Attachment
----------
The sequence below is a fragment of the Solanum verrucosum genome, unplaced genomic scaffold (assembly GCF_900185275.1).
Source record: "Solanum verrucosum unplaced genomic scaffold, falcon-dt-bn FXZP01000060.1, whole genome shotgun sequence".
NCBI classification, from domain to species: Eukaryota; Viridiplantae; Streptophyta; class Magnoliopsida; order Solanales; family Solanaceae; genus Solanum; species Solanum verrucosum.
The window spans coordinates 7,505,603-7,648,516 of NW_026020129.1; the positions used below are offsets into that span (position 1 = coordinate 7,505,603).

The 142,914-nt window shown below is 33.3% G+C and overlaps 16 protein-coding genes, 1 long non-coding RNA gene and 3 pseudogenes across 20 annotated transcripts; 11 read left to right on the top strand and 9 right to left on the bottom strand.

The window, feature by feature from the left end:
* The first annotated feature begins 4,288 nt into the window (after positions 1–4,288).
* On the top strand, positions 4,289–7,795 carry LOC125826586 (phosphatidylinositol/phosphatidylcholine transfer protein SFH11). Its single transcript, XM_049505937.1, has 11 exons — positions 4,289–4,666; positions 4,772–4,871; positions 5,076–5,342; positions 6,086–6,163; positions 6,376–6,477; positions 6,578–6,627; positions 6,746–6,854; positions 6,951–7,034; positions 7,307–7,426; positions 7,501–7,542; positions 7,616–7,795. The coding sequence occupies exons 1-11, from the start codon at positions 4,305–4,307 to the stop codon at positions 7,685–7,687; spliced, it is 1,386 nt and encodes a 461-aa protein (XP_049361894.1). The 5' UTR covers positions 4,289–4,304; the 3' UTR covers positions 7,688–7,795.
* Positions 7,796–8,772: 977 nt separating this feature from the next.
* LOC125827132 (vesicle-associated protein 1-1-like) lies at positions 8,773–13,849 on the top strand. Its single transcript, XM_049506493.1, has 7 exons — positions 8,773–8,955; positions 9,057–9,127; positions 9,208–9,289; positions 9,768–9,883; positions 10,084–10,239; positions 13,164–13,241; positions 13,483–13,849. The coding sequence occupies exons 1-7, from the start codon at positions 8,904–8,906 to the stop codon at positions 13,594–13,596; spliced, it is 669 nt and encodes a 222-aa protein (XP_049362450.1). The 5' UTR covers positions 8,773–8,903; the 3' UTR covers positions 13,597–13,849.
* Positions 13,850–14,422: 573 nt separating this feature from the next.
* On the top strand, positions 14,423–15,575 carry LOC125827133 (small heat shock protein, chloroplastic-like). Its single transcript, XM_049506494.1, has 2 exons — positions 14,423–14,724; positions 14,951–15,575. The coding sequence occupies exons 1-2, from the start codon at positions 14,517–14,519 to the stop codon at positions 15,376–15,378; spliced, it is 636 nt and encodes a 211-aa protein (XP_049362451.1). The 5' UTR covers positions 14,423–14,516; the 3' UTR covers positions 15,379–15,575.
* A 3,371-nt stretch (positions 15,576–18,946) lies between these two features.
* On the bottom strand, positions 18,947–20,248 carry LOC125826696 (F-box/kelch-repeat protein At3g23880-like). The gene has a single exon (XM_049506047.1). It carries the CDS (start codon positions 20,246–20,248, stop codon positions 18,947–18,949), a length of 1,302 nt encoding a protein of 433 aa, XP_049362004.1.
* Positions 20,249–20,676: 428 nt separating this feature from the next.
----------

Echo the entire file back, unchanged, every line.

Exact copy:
The sequence below is a fragment of the Solanum verrucosum genome, unplaced genomic scaffold (assembly GCF_900185275.1).
Source record: "Solanum verrucosum unplaced genomic scaffold, falcon-dt-bn FXZP01000060.1, whole genome shotgun sequence".
NCBI classification, from domain to species: Eukaryota; Viridiplantae; Streptophyta; class Magnoliopsida; order Solanales; family Solanaceae; genus Solanum; species Solanum verrucosum.
The window spans coordinates 7,505,603-7,648,516 of NW_026020129.1; the positions used below are offsets into that span (position 1 = coordinate 7,505,603).

The 142,914-nt window shown below is 33.3% G+C and overlaps 16 protein-coding genes, 1 long non-coding RNA gene and 3 pseudogenes across 20 annotated transcripts; 11 read left to right on the top strand and 9 right to left on the bottom strand.

The window, feature by feature from the left end:
* The first annotated feature begins 4,288 nt into the window (after positions 1–4,288).
* On the top strand, positions 4,289–7,795 carry LOC125826586 (phosphatidylinositol/phosphatidylcholine transfer protein SFH11). Its single transcript, XM_049505937.1, has 11 exons — positions 4,289–4,666; positions 4,772–4,871; positions 5,076–5,342; positions 6,086–6,163; positions 6,376–6,477; positions 6,578–6,627; positions 6,746–6,854; positions 6,951–7,034; positions 7,307–7,426; positions 7,501–7,542; positions 7,616–7,795. The coding sequence occupies exons 1-11, from the start codon at positions 4,305–4,307 to the stop codon at positions 7,685–7,687; spliced, it is 1,386 nt and encodes a 461-aa protein (XP_049361894.1). The 5' UTR covers positions 4,289–4,304; the 3' UTR covers positions 7,688–7,795.
* Positions 7,796–8,772: 977 nt separating this feature from the next.
* LOC125827132 (vesicle-associated protein 1-1-like) lies at positions 8,773–13,849 on the top strand. Its single transcript, XM_049506493.1, has 7 exons — positions 8,773–8,955; positions 9,057–9,127; positions 9,208–9,289; positions 9,768–9,883; positions 10,084–10,239; positions 13,164–13,241; positions 13,483–13,849. The coding sequence occupies exons 1-7, from the start codon at positions 8,904–8,906 to the stop codon at positions 13,594–13,596; spliced, it is 669 nt and encodes a 222-aa protein (XP_049362450.1). The 5' UTR covers positions 8,773–8,903; the 3' UTR covers positions 13,597–13,849.
* Positions 13,850–14,422: 573 nt separating this feature from the next.
* On the top strand, positions 14,423–15,575 carry LOC125827133 (small heat shock protein, chloroplastic-like). Its single transcript, XM_049506494.1, has 2 exons — positions 14,423–14,724; positions 14,951–15,575. The coding sequence occupies exons 1-2, from the start codon at positions 14,517–14,519 to the stop codon at positions 15,376–15,378; spliced, it is 636 nt and encodes a 211-aa protein (XP_049362451.1). The 5' UTR covers positions 14,423–14,516; the 3' UTR covers positions 15,379–15,575.
* A 3,371-nt stretch (positions 15,576–18,946) lies between these two features.
* On the bottom strand, positions 18,947–20,248 carry LOC125826696 (F-box/kelch-repeat protein At3g23880-like). The gene has a single exon (XM_049506047.1). It carries the CDS (start codon positions 20,246–20,248, stop codon positions 18,947–18,949), a length of 1,302 nt encoding a protein of 433 aa, XP_049362004.1.
* Positions 20,249–20,676: 428 nt separating this feature from the next.